3. Search and apply for grants
It can be expensive to implement telemedicine services, and reimbursements often won’t fund the upgrades. However, there are technology grants that can help offset the cost. You can find tech grants designed to improve the quality of life for rural citizens through organizations like the U.S. Department of Agriculture or state rural health associations.
Take the time to look for grants available in your area and apply for any that your practice qualifies for. If you don’t feel confident in your writing skills, it may be worth working with a writer who specializes in grant applications to improve your chances of being awarded the funds.
4. Follow the CDC framework
When in doubt, stick to the guidelines set forth by the CDC in their Non-COVID-19 Care Framework. This framework gives healthcare systems key considerations and examples of how to triage and respond to both critical and noncritical care to keep everyone safe.
For instance, you’ll need to provide different levels of care and support for someone who is complaining of chest pains vs someone who needs a routine vaccine vs someone who needs a prescription refill. There’s only so much care you can provide in a telehealth consultation to someone with heart attack symptoms, so you’ll need to prioritize care in a hospital or in-person clinic safely. It might be OK to defer a routine vaccine a month or two or hold the appointment in a safer location with less COVID-19 community spread. And, you could most likely handle a simple prescription refill remotely on a telehealth appointment.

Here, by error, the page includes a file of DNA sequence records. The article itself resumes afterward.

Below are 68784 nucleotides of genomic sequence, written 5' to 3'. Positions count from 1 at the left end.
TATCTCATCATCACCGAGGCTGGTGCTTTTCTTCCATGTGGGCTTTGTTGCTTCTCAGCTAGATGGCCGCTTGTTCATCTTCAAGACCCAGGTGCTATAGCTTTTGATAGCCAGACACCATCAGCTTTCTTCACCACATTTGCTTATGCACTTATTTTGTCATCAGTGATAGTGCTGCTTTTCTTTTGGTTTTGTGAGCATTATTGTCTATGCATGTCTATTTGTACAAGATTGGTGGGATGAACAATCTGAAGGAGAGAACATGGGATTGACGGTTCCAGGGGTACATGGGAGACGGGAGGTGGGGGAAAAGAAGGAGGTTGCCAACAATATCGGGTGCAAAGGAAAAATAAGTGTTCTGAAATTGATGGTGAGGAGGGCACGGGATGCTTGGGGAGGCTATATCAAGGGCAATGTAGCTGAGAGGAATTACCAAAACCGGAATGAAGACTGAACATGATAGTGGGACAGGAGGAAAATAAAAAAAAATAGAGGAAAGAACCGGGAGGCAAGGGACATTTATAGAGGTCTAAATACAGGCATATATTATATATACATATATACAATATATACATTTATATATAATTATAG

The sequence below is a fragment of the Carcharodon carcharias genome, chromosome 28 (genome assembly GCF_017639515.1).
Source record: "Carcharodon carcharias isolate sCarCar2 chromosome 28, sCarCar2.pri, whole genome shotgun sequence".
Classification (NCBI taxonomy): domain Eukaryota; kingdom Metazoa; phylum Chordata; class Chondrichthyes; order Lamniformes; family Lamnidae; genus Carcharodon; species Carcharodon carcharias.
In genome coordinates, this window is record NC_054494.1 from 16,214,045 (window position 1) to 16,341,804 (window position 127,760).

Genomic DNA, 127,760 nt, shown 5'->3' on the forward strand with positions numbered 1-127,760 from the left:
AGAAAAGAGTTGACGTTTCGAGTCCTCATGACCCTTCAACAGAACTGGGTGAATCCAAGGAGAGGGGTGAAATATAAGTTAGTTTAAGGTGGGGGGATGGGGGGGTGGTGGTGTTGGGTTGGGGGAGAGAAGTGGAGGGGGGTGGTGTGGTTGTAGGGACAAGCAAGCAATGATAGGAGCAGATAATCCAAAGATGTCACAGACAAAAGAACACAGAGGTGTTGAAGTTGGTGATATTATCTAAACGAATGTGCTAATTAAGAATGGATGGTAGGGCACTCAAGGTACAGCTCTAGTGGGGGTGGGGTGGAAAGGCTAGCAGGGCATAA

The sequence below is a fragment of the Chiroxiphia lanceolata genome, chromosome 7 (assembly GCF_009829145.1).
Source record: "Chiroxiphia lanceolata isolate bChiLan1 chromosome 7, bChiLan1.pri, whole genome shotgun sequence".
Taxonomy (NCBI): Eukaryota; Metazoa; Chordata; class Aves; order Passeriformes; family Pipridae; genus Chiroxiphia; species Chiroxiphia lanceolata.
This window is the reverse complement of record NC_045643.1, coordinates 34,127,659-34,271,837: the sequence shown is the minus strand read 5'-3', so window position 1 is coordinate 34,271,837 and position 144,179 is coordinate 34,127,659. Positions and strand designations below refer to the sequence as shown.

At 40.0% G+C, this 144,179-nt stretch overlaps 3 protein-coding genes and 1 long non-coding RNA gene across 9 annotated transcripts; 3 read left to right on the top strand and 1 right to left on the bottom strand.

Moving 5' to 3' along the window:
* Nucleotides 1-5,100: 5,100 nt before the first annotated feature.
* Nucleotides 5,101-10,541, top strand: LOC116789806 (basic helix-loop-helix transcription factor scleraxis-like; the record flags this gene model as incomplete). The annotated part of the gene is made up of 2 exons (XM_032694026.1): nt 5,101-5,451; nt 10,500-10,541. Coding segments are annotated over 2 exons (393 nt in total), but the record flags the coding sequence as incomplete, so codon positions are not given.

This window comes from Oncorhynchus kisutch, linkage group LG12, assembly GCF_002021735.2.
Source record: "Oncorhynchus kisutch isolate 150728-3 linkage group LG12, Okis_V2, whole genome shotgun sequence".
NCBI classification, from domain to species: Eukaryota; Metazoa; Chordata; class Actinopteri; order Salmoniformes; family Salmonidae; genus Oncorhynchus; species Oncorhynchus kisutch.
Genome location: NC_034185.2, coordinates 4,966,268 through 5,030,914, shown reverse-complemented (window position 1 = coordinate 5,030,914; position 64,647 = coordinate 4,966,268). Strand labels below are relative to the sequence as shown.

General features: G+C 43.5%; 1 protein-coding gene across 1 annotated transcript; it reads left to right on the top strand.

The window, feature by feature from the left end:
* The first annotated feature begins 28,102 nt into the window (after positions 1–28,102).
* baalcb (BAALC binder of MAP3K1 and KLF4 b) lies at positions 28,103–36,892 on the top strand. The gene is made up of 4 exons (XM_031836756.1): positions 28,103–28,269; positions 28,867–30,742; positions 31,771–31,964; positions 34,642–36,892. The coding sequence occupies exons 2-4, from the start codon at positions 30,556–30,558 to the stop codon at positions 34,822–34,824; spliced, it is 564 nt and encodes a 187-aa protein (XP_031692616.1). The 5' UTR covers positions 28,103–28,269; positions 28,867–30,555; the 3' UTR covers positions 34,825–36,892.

5. Train your team on new technology first
Before testing the new technology on patients, it’s important to train your doctors, nurses, and administrative staff first. If they spend 10 minutes fumbling around with how to get their webcam to work, they won’t inspire confidence with your patients.
Pro tip: In addition to detailed training manuals, you might even want to provide mandatory training workshops and drills for anyone who will be using the technology.
6. Share telehealth protocols with patients
Your patients won’t know about the new telehealth service unless you tell them. Even if it’s on your website, you cannot realistically expect all of your patients to discover the information on their own.
Here are some communication tactics you can use to promote the service:
- Communicate your organization’s policies during the COVID-19 health crisis as soon as you implement them.
- Call patients with upcoming appointments and let them know how any new policies will affect their appointment.